This course will focus on Victorian genders with a special emphasis on masculinities, especially as manifested at mid century (mostly the 1840s–1870s) in the novel. Additionally, we will spend time reading and thinking about secondary works which interrogate and historicize our principal terms. Many of you have indicated interest in gender issues generally and specifically in masculinities, a topic which has received increasing attention in recent years. By the end of the course, you will have read a substantial amount of important secondary work regarding mid-century masculinities, as well as a good selection of both canonical and less-known Victorian novels.
Possible Primary Texts:
- Carlyle, Heroes and Hero Worship
- Gaskell, North and South
- Hughes, Tom Brown’s Schooldays
- Meredith, Ordeal of Richard Feverel
- Ouida, Under Two Flags
- Collins, Man and Wife
- Kingsley, Westward Ho
- Pater, “Diapheneite” (1864) and “Winckelmann” (1867) [two short essays-handout]
- Darwin, From Selection in Relation to Sex (VII, Part II, Chapters XIX–XXI: “Secondary Sexual Characters of Man” (two chapters) and “General Summary and Conclusion” 1871
- Haggard, She 1886
The course will focus on novels (probably seven or eight) and secondary readings about gender and especially masculinity. Most of these readings will be critical and historical, rather than theoretical in the strict sense, and so you should either be familiar with basic concepts in gender theory or be prepared to do a little extra reading on your own. However, the class discussion will be tailored to (and by) the class members, so you if need to know more about something, please ask. I would also like to emphasize that, although the course will focus on the construction of masculinity in the period, that topic cannot be discussed without reference to female identity, class, and sexuality, among other issues. The use of the plural in the course title is not simply a convention; it reflects the imbrication of gender with other identity categories, despite the increasing sense of a widely shared masculine “essence” which marks the period and which it left as a legacy. In short, I expect seminar conversation to be rather wide-ranging.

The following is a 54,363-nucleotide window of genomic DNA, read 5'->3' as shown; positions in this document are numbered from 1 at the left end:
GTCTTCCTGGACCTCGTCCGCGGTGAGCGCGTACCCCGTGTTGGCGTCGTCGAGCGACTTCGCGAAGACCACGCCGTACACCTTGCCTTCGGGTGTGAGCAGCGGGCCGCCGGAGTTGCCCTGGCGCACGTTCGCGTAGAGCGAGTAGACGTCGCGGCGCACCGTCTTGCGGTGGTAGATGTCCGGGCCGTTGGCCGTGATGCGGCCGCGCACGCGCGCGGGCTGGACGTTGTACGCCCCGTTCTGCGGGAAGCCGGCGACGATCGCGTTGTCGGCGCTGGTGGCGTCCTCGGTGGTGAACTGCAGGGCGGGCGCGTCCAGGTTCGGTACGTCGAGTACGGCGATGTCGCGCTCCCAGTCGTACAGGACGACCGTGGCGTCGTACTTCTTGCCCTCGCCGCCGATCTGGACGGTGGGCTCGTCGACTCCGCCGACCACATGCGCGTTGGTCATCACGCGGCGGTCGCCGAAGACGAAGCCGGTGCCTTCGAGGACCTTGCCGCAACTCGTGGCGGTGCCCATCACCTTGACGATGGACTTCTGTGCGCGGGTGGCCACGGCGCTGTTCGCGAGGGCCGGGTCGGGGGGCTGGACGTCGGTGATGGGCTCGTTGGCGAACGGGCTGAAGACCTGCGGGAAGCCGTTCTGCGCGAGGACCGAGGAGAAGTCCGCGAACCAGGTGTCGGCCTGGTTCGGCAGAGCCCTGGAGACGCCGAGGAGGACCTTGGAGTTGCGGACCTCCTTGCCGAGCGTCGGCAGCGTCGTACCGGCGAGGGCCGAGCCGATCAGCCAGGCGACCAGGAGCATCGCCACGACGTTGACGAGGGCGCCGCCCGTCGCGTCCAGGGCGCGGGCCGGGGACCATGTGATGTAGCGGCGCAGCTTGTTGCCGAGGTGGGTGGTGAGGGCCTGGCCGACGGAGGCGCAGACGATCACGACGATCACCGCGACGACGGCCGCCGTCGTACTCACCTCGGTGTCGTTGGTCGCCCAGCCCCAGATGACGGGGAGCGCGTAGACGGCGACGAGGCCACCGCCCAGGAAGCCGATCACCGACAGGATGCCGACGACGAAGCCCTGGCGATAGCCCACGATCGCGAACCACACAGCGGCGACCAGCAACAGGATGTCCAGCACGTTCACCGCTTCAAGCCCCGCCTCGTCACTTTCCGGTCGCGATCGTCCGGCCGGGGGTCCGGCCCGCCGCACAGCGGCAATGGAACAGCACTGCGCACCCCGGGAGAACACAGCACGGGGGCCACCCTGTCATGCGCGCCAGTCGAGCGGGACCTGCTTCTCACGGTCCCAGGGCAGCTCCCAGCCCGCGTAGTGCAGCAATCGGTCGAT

Requirements include regular attendance and participation, eight short (1–2 page) responses to the reading, posted to the class email list, substantial contributions to discussion of response papers over email, one full length paper (21–25 pages), and possibly one formal oral presentation (based on outside reading).
Response papers are due each week. You may choose which eight weeks you will turn something in, but please do not turn them in late. Response papers should be circulated and shared; you must post them electronically at least 48 hours before class. (I will create an email list for the class, to which you may post papers, responses, questions, etc.) Response papers should be short (one to two pages), focused essays which engage the reading (primary, secondary or both) directly.
You are also expected to contribute substantively to discussion on the list, as well as, of course, in class. The class will be conducted as a seminar; each member will be expected to speak during each class meeting and to discuss collegially with other class members. I will contribute as a discussion facilitator and resource person, but not, generally, as a lecturer. You should plan to use the class to explore and expand your own research interests wherever possible. If you would like to tailor your final project for a particular purpose (dissertation chapter, for example), please let me know.
In 1966 Margaret Walker published Jubilee, a quasi-fictional novel that recounts a black woman’s experience through slavery, the Civil War, and the Reconstruction. This text would serve as the beginning of a genre of African American writing that Ishmael Reed would later pen neo-slave or freedom narratives. As Ashraf Rushdy posits in The Cambridge Companion to the African American Novel, neo-slave narratives were not created in a vacuum, but rather are a continuation of African American oral and literary traditions, specifically the slave narrative. In order to understand the tradition by which the neo-slave narrative arose, it will be important to first identify the traditions of the slave narrative. Other than for the abolishment of slavery, what were the purposes of slave narratives? How did African American authors consider issues of violence, agency, authenticity, and sponsorship when crafting their slave narrative? What are the larger themes in slave narratives and how do neo-slave narratives rework those themes? Possible authors and texts may include the narratives of Olaudah Equiano, Elizabeth Keckley, Frederick Douglass, Harriet Jacobs, Israel Campbell, William Grimes, Margaret Walker Jubilee, J. California Cooper Family, Toni Morrison A Mercy, Octavia Butler Kindred, Ishmael Reed Flight to Canada, Dolen Perkins-Valdez Wench, and Sherley Anne Williams Dessa Rose, among others.